Fiction The Dig omnivore

Published on January 12th, 2014


The Dig by Cynan Jones

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Blurb: This is a searing short novel, built of the interlocking fates of a badger-baiter and a disconsolate farmer, unfolding in a stark rural setting where man, animal, land and weather are at loggerheads. Their two paths converge with tragic inevitability. Jones writes of the physiology of grief and the isolation of loss with brilliance, and about the simple rawness of animal existence with a naturalist’s unblinking eye. His is a pared-down prose of resonant simplicity and occasional lushness. His writing about ducks and dogs and cows is axe-sharp. There is not a whiff of the bucolic pastoral or the romanticized sod here. This is a real rural ride. It is short, but crackles with latent compressed energy that makes it swell to fill more space than at first glance it occupies. (Granta, January 2014)

Max Liu, The Independent

“Alan Warner has claimed that American novelists can be divided into Savants and Tough Guys. The first category includes Edith Wharton and Jonathan Franzen while Ernest Hemingway and Cormac McCarthy belong in the second. Deceptively plain prose attracts imitators which is why Tough Guy fiction, American or otherwise, often lapses into the kind of backwoods, beasts and bibles formula which seduces suburban readers whose idea of rusticity is the Hay Festival. The Welsh writer Cynan Jones, who has been compared to both Hemingway and McCarthy, might be a Tough Guy but he imitates nobody in his indelible third novel.”

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Patrick Barkham, The Guardian

“For all this manliness, The Dig is a tender and sensuous depiction of the deep connections both good and bad people have with the earth and its animals. Daniel finds “an understood geography, familiar and mammal” in lambing, and solace in a land that doesn’t forget a loved one. The badger digger, too, has an intimate relationship with his dogs and the countryside he maps by its setts … Death may be everywhere but The Dig is brilliantly alive; a profound, powerful and utterly absorbing portrayal of a subterranean rural world.”

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Melissa Harrison, The Financial Times

“It is the simplest of stories, yet to pull it off requires enormous narrative control, as well as the courage not to fill in every last particular. Word has it that Jones originally completed a much longer manuscript, then stripped it of unnecessary detail and backstory. If so, he’s an enormously brave writer, and one whose bravery was warranted. The result is both strong and stark, like the carcass of an animal flayed of meat: still the animal, still holding its shape, but pared right back to bone and sinew.”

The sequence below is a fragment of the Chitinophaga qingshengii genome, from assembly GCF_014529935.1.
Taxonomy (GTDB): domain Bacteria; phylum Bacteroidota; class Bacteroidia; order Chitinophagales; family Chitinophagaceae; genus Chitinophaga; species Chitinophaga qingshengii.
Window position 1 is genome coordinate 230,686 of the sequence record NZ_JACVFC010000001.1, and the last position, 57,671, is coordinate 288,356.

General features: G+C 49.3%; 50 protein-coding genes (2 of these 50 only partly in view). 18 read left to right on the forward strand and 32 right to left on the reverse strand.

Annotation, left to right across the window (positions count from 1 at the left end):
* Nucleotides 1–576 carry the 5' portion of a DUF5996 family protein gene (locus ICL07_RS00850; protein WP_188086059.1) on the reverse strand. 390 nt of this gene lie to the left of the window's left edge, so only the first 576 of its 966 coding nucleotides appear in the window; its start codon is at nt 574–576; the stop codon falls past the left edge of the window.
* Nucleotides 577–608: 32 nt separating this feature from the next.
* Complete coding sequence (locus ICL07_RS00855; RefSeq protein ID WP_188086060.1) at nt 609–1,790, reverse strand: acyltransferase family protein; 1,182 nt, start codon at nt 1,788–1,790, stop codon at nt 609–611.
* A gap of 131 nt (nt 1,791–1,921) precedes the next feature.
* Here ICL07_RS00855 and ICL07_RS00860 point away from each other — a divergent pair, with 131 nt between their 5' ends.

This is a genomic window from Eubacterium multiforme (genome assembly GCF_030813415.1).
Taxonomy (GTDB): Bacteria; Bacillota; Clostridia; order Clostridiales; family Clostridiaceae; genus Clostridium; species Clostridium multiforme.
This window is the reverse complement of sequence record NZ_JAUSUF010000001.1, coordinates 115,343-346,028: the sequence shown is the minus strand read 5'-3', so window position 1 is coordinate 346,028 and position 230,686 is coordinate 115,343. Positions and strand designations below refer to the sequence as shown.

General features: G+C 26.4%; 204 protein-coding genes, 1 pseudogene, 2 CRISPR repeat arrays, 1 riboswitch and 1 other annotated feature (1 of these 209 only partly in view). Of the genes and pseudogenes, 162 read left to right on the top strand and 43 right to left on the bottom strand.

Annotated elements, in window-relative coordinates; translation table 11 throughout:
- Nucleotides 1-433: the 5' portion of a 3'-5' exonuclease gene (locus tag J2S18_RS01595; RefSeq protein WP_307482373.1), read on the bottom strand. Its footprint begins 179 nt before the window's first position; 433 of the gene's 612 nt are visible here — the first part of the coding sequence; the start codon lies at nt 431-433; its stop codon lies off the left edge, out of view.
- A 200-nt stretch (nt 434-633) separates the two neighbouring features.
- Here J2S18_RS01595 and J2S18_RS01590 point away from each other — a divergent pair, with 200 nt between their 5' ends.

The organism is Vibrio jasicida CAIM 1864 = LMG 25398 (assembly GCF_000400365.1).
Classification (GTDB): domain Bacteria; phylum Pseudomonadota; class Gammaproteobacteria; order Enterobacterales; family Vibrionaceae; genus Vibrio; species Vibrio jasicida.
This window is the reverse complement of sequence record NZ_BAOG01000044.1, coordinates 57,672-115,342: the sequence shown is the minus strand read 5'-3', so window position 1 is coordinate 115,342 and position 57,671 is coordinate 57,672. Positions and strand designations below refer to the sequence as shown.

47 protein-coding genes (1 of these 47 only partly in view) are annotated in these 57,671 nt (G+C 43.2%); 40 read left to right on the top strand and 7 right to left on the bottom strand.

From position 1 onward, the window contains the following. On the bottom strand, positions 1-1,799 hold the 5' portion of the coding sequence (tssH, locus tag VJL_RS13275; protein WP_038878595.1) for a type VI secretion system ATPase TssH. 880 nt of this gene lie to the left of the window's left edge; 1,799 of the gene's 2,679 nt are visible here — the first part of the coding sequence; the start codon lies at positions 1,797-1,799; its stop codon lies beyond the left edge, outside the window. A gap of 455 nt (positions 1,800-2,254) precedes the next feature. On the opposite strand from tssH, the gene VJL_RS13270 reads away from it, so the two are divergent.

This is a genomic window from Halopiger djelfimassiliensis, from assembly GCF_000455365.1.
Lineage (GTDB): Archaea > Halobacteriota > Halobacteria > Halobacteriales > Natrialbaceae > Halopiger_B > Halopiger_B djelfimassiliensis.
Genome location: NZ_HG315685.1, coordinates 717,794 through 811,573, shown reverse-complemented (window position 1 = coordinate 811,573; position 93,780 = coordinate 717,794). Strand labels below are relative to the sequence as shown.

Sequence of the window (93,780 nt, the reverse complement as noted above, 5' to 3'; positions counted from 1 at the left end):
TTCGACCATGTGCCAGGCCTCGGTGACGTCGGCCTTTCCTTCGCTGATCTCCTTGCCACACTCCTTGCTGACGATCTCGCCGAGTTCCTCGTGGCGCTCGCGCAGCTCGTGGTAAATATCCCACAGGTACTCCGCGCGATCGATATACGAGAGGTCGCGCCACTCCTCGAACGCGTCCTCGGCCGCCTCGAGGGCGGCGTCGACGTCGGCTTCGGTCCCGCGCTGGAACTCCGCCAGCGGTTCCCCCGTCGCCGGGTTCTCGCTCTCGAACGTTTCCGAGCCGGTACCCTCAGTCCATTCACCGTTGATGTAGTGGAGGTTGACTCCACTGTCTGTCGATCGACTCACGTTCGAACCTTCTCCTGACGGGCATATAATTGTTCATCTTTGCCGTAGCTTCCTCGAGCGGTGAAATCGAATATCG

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Jon Day, The Telegraph

“Jones’s prose, like that of D H Lawrence, is greased with repetition, giving it a rhythmical awkwardness that contributes to the sense of unease and sadness that permeates the novel. These are sentences written not for the eye or the ear but for some deeper sense. Like the passive neutrality of its language, The Dig presents us not with characters but with archetypes. People, like animals, are regarded as the unconscious products of their environments … The Dig is deeply moving, but it is not sentimental. I don’t think I’ve read anything better on the realities of modern farming, on the way the old rhythms that once gave structure to agricultural life have given way to bureaucracy.”

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Lucian Robinson, Literary Review

“Jones’s three previous books have shown him to be a fine naturalist. He is closer to an older poetic landscape tradition encompassing R S Thomas and Hughes than more recent rural ‘voice’ novelists such as Ross Raisin or Noëlle Revaz. With The Dig, Jones has astutely married his dispassionate landscape prose with a brittle emotional economy.”

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The Independent on Sunday

“To set out the novel’s context and content in this way is to miss the main point, which is that Jones’s use of language is so frequently stellar. There is a good comparison to be made with Niall Griffiths, himself a gifted stylist. Jones is less prolix, while remaining embedded in a tradition of Celtic lyricism.”

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Philip Maughan, The New Statesman

The Dig explores its central themes – loss, isolation, nature – through dry, punchy storytelling. Each sentence has been neatly sculpted to develop a rich poetry from the stuff of rural life.”

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Andrew Holgate, The Sunday Times

“When he is deep in these physically resonant scenes, Jones can be strikingly effective. He has a wonderful eye — “the small catkin” of a lamb’s tail, the “battle-shocked” look of a recently disturbed field — and his prose can feel as ruminative as a sheep’s slow deliberate chewing. But often he seems as if he is straining too much for effect. Metaphors misfire, verbs are made to work too hard, and when he turns from physical to emotional description he becomes unconvincing. Above all, the book never really develops beyond its individual scenes into a satisfyingly developed whole.”

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